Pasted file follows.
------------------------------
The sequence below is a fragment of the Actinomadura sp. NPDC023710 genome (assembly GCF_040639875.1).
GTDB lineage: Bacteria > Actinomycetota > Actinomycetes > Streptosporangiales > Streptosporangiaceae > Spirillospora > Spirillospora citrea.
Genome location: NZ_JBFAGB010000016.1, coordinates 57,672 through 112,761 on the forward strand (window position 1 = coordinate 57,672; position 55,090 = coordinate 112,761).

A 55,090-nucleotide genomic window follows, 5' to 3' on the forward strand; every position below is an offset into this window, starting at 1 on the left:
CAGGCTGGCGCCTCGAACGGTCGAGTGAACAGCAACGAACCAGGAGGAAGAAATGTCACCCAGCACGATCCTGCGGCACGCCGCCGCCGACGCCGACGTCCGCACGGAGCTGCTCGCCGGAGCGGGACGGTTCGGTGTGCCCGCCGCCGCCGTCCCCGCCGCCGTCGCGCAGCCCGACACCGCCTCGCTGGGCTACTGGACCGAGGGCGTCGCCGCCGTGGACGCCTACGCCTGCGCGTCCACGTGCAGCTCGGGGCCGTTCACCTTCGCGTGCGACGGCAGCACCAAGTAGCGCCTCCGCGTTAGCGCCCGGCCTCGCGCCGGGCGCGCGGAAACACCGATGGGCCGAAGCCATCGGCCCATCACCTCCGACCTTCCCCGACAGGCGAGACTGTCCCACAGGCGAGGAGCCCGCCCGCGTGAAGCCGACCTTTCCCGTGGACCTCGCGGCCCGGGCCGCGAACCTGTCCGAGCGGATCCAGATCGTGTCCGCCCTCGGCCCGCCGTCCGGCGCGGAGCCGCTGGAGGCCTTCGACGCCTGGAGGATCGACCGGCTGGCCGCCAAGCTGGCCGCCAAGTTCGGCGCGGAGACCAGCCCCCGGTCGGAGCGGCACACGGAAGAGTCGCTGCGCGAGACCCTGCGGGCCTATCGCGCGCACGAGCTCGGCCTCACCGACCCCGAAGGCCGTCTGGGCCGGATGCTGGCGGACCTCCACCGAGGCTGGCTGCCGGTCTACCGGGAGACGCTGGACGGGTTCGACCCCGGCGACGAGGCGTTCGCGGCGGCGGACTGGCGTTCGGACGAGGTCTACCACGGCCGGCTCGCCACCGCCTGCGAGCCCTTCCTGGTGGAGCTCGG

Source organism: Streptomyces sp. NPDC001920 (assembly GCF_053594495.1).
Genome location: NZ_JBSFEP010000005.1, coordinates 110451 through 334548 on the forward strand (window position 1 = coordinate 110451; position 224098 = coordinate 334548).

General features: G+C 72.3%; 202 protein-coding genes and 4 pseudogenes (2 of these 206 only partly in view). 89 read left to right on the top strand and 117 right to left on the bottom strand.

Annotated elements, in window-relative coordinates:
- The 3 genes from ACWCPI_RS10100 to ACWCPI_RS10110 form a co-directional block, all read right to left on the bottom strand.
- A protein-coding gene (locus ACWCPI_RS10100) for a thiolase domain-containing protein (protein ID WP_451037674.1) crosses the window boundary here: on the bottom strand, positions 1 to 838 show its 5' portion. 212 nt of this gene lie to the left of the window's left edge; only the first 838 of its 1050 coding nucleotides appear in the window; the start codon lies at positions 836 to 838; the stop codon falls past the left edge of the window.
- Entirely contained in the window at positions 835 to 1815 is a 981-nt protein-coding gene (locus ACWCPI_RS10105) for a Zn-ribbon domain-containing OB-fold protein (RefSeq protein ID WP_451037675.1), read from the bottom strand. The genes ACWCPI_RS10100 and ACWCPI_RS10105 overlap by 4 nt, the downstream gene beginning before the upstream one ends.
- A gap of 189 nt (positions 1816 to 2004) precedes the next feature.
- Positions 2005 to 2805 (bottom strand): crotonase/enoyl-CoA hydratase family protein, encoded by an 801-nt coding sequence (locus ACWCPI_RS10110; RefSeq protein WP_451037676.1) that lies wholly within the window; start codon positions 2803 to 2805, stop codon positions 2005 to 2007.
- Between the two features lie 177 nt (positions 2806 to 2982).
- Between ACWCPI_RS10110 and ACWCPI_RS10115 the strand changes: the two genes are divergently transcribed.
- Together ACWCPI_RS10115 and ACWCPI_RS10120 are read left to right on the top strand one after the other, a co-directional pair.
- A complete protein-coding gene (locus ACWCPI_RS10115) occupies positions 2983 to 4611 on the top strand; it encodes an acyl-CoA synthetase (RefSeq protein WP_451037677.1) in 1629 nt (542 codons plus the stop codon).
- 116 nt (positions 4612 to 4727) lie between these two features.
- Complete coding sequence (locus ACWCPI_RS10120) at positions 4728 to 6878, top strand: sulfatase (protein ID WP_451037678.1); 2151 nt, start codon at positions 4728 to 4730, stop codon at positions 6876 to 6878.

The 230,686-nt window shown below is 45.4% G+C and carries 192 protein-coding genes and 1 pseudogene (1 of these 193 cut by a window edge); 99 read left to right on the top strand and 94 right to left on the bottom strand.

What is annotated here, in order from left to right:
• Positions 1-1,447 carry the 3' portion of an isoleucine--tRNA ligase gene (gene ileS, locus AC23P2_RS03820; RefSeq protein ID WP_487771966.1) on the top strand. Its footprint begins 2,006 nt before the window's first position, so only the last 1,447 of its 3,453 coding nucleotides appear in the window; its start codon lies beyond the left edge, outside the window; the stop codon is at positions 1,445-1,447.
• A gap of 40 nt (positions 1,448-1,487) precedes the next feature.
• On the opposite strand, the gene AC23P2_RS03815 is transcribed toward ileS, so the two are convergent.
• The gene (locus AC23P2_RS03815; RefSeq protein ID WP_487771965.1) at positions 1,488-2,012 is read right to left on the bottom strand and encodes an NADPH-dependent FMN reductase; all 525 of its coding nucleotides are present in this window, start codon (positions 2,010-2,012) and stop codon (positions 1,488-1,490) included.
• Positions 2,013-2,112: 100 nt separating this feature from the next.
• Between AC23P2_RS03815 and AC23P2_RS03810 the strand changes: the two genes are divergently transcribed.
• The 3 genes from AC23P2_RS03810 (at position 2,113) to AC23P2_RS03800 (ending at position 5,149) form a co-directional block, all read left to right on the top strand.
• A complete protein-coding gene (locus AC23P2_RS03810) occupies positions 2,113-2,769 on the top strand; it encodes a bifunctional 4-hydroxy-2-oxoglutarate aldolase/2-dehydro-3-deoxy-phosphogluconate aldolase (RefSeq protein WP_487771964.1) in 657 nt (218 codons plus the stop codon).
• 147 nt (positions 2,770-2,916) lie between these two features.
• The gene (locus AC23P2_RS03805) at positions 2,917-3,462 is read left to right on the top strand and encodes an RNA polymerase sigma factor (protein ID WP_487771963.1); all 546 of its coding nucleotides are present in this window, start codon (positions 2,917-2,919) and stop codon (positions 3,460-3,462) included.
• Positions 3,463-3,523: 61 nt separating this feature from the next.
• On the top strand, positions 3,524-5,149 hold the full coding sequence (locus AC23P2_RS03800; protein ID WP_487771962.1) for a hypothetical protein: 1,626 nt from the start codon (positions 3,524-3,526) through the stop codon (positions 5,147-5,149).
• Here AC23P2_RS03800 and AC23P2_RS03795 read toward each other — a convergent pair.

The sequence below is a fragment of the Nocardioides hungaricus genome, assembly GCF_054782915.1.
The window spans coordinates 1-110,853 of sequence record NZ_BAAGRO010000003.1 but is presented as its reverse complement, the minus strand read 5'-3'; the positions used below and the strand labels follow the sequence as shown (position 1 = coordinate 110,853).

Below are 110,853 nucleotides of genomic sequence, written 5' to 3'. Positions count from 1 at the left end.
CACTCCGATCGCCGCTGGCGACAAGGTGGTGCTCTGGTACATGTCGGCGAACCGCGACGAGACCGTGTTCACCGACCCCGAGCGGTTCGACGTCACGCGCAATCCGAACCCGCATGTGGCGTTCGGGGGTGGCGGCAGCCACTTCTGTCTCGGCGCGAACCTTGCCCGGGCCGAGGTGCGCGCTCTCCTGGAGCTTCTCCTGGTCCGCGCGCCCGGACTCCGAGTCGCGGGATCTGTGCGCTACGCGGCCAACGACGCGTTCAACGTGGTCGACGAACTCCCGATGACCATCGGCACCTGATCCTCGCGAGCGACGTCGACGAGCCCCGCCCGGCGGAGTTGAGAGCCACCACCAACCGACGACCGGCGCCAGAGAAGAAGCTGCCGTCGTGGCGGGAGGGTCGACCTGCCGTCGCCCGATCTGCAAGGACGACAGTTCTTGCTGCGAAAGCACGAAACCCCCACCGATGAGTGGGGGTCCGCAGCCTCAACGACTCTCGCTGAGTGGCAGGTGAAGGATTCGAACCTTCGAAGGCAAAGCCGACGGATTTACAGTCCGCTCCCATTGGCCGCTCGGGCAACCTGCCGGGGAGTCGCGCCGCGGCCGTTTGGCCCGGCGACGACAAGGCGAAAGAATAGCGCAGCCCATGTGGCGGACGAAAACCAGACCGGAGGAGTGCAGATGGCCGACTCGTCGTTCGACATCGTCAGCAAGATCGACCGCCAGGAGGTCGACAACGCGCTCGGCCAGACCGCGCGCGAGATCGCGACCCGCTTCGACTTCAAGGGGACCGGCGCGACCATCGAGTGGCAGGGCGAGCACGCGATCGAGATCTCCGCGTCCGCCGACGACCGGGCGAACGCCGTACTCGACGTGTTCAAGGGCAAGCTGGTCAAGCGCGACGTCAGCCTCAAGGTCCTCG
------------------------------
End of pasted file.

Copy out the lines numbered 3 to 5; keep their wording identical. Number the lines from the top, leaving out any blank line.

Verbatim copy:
Genome location: NZ_JBFAGB010000016.1, coordinates 57,672 through 112,761 on the forward strand (window position 1 = coordinate 57,672; position 55,090 = coordinate 112,761).

A 55,090-nucleotide genomic window follows, 5' to 3' on the forward strand; every position below is an offset into this window, starting at 1 on the left:
CAGGCTGGCGCCTCGAACGGTCGAGTGAACAGCAACGAACCAGGAGGAAGAAATGTCACCCAGCACGATCCTGCGGCACGCCGCCGCCGACGCCGACGTCCGCACGGAGCTGCTCGCCGGAGCGGGACGGTTCGGTGTGCCCGCCGCCGCCGTCCCCGCCGCCGTCGCGCAGCCCGACACCGCCTCGCTGGGCTACTGGACCGAGGGCGTCGCCGCCGTGGACGCCTACGCCTGCGCGTCCACGTGCAGCTCGGGGCCGTTCACCTTCGCGTGCGACGGCAGCACCAAGTAGCGCCTCCGCGTTAGCGCCCGGCCTCGCGCCGGGCGCGCGGAAACACCGATGGGCCGAAGCCATCGGCCCATCACCTCCGACCTTCCCCGACAGGCGAGACTGTCCCACAGGCGAGGAGCCCGCCCGCGTGAAGCCGACCTTTCCCGTGGACCTCGCGGCCCGGGCCGCGAACCTGTCCGAGCGGATCCAGATCGTGTCCGCCCTCGGCCCGCCGTCCGGCGCGGAGCCGCTGGAGGCCTTCGACGCCTGGAGGATCGACCGGCTGGCCGCCAAGCTGGCCGCCAAGTTCGGCGCGGAGACCAGCCCCCGGTCGGAGCGGCACACGGAAGAGTCGCTGCGCGAGACCCTGCGGGCCTATCGCGCGCACGAGCTCGGCCTCACCGACCCCGAAGGCCGTCTGGGCCGGATGCTGGCGGACCTCCACCGAGGCTGGCTGCCGGTCTACCGGGAGACGCTGGACGGGTTCGACCCCGGCGACGAGGCGTTCGCGGCGGCGGACTGGCGTTCGGACGAGGTCTACCACGGCCGGCTCGCCACCGCCTGCGAGCCCTTCCTGGTGGAGCTCGG